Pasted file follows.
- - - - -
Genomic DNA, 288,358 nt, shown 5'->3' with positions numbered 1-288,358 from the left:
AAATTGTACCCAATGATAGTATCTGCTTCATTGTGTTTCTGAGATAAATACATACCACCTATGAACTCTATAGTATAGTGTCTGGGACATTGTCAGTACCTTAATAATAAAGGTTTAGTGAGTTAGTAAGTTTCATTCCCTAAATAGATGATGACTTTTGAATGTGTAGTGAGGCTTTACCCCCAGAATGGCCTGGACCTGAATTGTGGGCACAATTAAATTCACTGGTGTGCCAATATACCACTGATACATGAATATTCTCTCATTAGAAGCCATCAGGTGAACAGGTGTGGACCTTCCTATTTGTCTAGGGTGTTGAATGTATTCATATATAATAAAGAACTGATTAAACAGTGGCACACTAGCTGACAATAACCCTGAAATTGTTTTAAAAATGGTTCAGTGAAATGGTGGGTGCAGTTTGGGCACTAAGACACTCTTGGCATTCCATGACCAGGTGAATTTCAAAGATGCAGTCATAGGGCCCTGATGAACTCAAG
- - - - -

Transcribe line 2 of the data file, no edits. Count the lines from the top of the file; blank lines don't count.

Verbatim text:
AAATTGTACCCAATGATAGTATCTGCTTCATTGTGTTTCTGAGATAAATACATACCACCTATGAACTCTATAGTATAGTGTCTGGGACATTGTCAGTACCTTAATAATAAAGGTTTAGTGAGTTAGTAAGTTTCATTCCCTAAATAGATGATGACTTTTGAATGTGTAGTGAGGCTTTACCCCCAGAATGGCCTGGACCTGAATTGTGGGCACAATTAAATTCACTGGTGTGCCAATATACCACTGATACATGAATATTCTCTCATTAGAAGCCATCAGGTGAACAGGTGTGGACCTTCCTATTTGTCTAGGGTGTTGAATGTATTCATATATAATAAAGAACTGATTAAACAGTGGCACACTAGCTGACAATAACCCTGAAATTGTTTTAAAAATGGTTCAGTGAAATGGTGGGTGCAGTTTGGGCACTAAGACACTCTTGGCATTCCATGACCAGGTGAATTTCAAAGATGCAGTCATAGGGCCCTGATGAACTCAAG